The Next Big Thing
Posts about next generation technologies and their effect on business.

Speaking at the Winter MPICT conference

education2.pngNext Tuesday January 7th, I’ll be doing the Tuesday keynote at the Winter Educator Conference in San Francisco - agenda.

 

The MPICT conference runs January 6-7, 2014 and the event is co-produced by NSF ATE Centers: BATEC, National Convergence Technology Center, Cyberwatch, CSSIA and CyberWatch West.

 

I participated in a similar meeting in Dallas back in November. This time I’ll be speaking about a topic directly in line with this blog – the intersection of business & technology trends and the new value possibilities.

 

I'll post the presentation out on SlideShare and place a comment here once I finish it.

ISSIP and focusing on skills for the future of services

T-shaped.jpgAbout a year ago I posted about the birth of an organization focused exclusively on service innovation ISSIP. This group has continued to create new content related to services. This past week a number of us from ISSIP were at a meeting in Arizona where we were discussing the traits of service professionals in the future at the Compete through Service Symposium.

 

Before this conference, Lou Freund and Jim Spohrer (from the Education SIG) led an effort to assist workshop attendees in understanding an individual’s depth and breadth (t-shaped) of capabilities as documented in their résumé. I found their approach interesting and grounded in a way that allowed people to think about current capabilities and how they was presented to others. Does the résumé really convey what you think are important?

 

The next step is likely to be able to identify gaps and define a plan and metrics for further improvement.

 

Since membership to ISSIP is free at this point and the information from the workshop should be available on the organizations GoogleDrive.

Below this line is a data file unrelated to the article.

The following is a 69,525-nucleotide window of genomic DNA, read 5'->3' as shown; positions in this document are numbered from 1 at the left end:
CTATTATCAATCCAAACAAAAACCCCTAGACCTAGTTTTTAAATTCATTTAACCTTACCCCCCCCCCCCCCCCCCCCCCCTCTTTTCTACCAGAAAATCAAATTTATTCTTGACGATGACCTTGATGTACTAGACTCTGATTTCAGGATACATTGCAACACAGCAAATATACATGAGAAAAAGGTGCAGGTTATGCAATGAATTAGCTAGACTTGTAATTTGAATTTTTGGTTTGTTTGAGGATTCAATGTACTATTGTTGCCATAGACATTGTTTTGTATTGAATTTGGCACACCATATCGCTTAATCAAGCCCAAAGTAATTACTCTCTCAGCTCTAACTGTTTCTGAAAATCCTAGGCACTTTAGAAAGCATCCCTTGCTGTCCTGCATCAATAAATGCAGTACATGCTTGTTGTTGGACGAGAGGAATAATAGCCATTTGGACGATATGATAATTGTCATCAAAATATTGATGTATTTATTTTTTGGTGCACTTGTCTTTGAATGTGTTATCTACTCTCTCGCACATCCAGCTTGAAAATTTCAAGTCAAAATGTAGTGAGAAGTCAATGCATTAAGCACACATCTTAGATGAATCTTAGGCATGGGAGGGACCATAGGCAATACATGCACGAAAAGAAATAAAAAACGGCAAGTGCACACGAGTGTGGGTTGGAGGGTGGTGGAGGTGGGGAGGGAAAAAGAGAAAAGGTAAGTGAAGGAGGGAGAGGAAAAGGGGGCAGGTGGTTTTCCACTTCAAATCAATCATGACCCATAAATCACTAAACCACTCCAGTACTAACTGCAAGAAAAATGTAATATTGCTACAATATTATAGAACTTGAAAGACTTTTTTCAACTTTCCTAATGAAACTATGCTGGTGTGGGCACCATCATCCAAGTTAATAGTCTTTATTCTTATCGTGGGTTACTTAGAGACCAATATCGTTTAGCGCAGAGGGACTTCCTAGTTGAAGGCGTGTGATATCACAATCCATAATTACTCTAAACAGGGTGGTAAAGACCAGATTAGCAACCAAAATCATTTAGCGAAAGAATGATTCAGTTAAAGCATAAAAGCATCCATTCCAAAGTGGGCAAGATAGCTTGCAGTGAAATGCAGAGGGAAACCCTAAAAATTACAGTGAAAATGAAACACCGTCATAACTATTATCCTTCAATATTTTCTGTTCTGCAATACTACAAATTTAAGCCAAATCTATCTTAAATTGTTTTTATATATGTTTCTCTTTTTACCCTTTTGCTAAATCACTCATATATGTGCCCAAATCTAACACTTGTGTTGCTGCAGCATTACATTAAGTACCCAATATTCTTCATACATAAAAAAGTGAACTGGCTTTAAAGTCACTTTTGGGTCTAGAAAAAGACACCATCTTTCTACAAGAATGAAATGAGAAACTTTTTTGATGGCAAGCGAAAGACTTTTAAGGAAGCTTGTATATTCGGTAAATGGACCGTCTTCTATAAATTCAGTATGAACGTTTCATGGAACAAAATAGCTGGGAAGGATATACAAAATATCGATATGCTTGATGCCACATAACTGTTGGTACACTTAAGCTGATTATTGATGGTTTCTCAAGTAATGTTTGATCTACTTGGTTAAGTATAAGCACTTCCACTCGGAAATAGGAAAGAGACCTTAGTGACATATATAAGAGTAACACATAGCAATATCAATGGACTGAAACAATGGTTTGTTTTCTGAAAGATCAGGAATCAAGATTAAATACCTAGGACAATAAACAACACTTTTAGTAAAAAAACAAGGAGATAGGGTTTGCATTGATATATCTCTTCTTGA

Is middle-management on the cusp of decline?

automation2.pngI saw this article Technology will make businesses more 'human'. It describes a perspective on how organizations can use technology to buy-in to corporate objectives (gamification has a role to play here). The article also discusses the side-effect forcing organizations to become even more flat and enabled (likely through automation driving out levels of knowledge workers -- currently part of middle-management). This frees up employees to focus on leadership and corporate goals where their creativity is needed rather than well understood operational tasks.

 

For those that are affected by this shift in how employees generate value, it reminded me of a post I wrote on letting go of preconceptions, at the time EDS was purchased by HP. All will need to develop new skills and understand new ways of working (probably using new techniques).

 

So agility will need to be a core competency, rather than the rote skills that are generally used in training. Roles like the CIO will need to shift.

Happy Birthday to the Moving Assembly Line

Captain James T. Kirk said "Genius doesn't work on an assembly line basis. You can't simply say, 'Today I will be brilliant.'"  and this dichotomy is at the heart of the evolution of businesses.

New ‘California Center for Service Science’

In September 2013, the University of California will establish a new California Center for Service Science (CCSS):

“a virtual, cross-campus organization aimed at advancing the frontier of service research and education.”

 

The Center will be led by Paul Maglio, a Professor of Technology Management and Cognitive and Information Sciences at the University of California, Merced and will be launched at the inaugural Service Science Summit on September 13, 2013, at UCSD’s Rady School of Management.

 

“Although the service sector accounts for about 80 percent of the jobs and GDP in California, there is currently no organized center for education and research on service at UC or in California more broadly. The mission of the new California Center for Service Science is to advance the frontier of service science research and education, and to emerge as an engine of skill, innovation, and job growth for the state and the nation.”

 

Many of the folks from the International Society for Service Innovation Professionals (ISSIP) will be involved. Although that organization is global, it is California based.

 

As organizations move to provide more services to the marketplace, service science advances are an area almost every business needs to be aware.

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About the Author(s)
  • Steve Simske is an HP Fellow and Director in the Printing and Content Delivery Lab in Hewlett-Packard Labs, and is the Director and Chief Technologist for the HP Labs Security Printing and Imaging program.
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